Real You: If you snark, make sure you're right

Ok, let's face it. Not everyday is sunshine and puppies and ice cream. Somedays, it's just one of those days. You've gotta snark. But if it is one of those snark days for you, make sure you don't turn it into one of those days for someone else - UNLESS she deserves it!
Here's the story. A communications person from an organization that I respect - that will remain nameless because I like most everyone associated with it and what it stands for - emailed me today to tell me I was being replaced on a panel coming up during New York Entrepreneur Week in April due to lack of payment of my dues. Now, I didn't know until two weeks ago that dues were, well, due. I found that out when I checked my spam filter - I've mentioned my new Canadian spam filter here before - and saw the membership renewal in there.

Here was her email today: I apologize for this oversight, at the time of this opportunity you were recorded as a member, however now we have recorded that you are unpaid and a former member. Because of this I have to give this opportunity to another member.
I don't think it's just me who would consider this snarky. Picking me for a panel in January, and then plucking me from it in March after just notifying me dues were due - and like this - isn't really great customer service. And so I wrote back, saying I had just received the renewal for membership two weeks ago, found it in my spam filter, and was having it processed. But now, with this, I'm just not so sure it's the right organization for me. (I was perhaps a bit snarky, but I was mad and disappointed. I love panels.)
Her reply: Certainly not my intention to upset you. We have in our records that you have not paid since April ’08, we do give a significant amount of time before recording a member as former. I was not attempting to assume, simply stating what we have in our records. I’m not sure how the hard copy mailing made it to your spam filter, but I’m happy you were able to find it.
Now, she's doubting me and calling me a liar. A DOUBLE SNARK.
Final irony? I checked with my accounting department. Check for $850 was processed and mailed on June 6, 2008; however, it was never cashed. I had no idea. How would I? I guess my check got lost in their spam filter.

Self-Bailout Contest for Small Businesses

Survival of the smartest! Office Depot is awarding more than $1,000,000 in prizes in the Office Depot—Adopt a Small Business Contest. 500 small businesses will win more than $2,000 in prizes!

Want to enter? Upload a two-minute video about what your business is doing to survive during these hard times and how Office Depot can help you get through the challenges. The entry deadline is 11:59 PM EDT on July 31, 2009. Click here to enter.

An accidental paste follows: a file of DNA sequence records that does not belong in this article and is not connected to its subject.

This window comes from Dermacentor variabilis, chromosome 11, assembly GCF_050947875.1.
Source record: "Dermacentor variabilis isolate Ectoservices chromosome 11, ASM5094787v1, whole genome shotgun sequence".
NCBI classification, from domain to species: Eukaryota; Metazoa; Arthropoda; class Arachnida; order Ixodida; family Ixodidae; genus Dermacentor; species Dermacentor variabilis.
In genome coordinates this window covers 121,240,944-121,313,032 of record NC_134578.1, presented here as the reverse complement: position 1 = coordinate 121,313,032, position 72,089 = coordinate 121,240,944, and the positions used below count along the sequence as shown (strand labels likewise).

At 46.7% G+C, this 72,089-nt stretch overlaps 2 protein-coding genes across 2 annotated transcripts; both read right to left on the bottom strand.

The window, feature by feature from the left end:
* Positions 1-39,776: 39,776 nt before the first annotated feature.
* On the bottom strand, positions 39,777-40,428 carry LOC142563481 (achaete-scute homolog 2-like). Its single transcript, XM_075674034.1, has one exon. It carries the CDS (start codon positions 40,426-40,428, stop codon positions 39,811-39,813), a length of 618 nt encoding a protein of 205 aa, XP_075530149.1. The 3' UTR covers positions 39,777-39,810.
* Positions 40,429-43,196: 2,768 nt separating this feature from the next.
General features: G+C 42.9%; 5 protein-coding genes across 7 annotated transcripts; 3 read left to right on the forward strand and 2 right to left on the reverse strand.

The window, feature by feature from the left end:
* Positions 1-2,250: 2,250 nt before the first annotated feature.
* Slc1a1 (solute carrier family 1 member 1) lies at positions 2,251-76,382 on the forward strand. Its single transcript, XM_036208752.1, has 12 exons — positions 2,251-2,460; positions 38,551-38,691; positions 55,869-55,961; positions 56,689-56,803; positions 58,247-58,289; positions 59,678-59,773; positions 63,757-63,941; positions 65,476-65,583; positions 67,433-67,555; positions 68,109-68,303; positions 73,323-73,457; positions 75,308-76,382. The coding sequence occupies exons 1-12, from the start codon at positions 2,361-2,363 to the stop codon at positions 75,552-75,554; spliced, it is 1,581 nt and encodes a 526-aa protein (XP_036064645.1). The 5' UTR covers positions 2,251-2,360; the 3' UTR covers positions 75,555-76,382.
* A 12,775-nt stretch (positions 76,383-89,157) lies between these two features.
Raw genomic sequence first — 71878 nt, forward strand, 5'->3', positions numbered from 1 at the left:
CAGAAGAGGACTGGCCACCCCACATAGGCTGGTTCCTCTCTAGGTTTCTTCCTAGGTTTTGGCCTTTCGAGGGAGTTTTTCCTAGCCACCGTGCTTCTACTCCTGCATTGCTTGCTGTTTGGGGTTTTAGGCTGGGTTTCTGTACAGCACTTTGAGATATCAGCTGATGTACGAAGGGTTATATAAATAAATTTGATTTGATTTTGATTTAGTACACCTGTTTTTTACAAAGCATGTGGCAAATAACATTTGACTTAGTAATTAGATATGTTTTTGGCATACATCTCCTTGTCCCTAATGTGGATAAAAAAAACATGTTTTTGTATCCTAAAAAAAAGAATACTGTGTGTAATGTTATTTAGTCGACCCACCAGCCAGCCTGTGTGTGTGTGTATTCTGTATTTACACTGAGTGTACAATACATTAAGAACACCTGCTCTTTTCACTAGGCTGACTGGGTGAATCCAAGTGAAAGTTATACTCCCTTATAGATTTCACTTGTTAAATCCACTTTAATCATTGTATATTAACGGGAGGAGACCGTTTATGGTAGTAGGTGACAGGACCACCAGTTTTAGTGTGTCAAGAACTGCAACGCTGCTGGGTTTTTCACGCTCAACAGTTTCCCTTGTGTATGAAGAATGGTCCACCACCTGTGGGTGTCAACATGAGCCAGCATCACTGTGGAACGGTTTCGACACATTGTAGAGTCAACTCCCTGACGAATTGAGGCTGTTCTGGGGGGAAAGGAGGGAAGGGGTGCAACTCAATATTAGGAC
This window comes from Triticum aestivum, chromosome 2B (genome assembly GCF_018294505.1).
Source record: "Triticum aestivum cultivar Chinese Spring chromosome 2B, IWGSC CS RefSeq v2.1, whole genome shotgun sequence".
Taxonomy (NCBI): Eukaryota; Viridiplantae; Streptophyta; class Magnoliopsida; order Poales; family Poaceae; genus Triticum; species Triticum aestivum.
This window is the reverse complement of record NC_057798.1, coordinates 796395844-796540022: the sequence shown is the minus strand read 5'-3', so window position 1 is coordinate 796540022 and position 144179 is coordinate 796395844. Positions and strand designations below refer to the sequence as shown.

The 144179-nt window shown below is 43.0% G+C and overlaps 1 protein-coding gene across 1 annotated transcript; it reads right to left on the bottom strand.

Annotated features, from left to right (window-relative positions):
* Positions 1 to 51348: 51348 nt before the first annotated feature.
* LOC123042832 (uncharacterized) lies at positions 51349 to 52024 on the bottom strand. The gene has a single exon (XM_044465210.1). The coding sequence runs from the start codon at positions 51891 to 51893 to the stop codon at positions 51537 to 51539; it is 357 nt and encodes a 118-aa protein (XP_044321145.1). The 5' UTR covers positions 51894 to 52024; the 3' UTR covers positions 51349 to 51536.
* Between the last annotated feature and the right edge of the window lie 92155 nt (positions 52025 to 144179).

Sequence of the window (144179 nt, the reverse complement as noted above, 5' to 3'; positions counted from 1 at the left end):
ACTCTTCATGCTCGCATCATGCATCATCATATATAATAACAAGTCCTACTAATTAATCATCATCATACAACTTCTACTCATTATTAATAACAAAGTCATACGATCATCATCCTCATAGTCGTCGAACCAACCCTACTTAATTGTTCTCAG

By entering the contest, you have a chance to win $1,300 Office Depot gift card, one year of Tech DepotTM services tech support ($599.00 value) and $110 gift card toward copying, printing and shipping services. Gotta love free tech support and gift cards. For official contest rules, click here.

Good luck!

Mastering Phone Interviews

So, you’ve scored your first interview with a reporter. Woohoo! I know that feeling. It’s exhilarating the first minute; the next is filled with panic. Don’t worry. It’s time to get serious and start preparing.

  • Do your homework. Check out the reporter. What beat do they cover? What’s their style? What companies have they covered in your industry?
  • Nail down the key messages you want to get across. Put together your talking points. What are your three main points and supporting facts?
  • Consider all questions you may be asked. What’s the worst-case scenario question? Make sure to do a mock interview with a teammate to help you get comfortable.
  • Stand up during the interview. It sounds odd, and people walking by might chuckle, but it helps you get focused. You’re less likely to go off on a tangent in this power stance.
  • Nix distractions. Shut down your computer and turn off your phone. The less distractions, the easier it is to deliver a clear, concise message. Speaking of phones, use a landline instead of your cell phone if possible.
  • Don’t market yourself through the interview. Journalists despise this, and being overly promotional may ruin your chances of getting interview No. 2.
  • If you don’t know the answer, don’t guess. Be frank and tell the reporter you’ll get back to them with the information.
  • Remember, there is no such thing as “off the record.” End of story.
  • Post-interview, feel free to thank the journalist via email. But don’t send them gifts. They’re not allowed to accept them, and they’ll just wind up in a closet somewhere.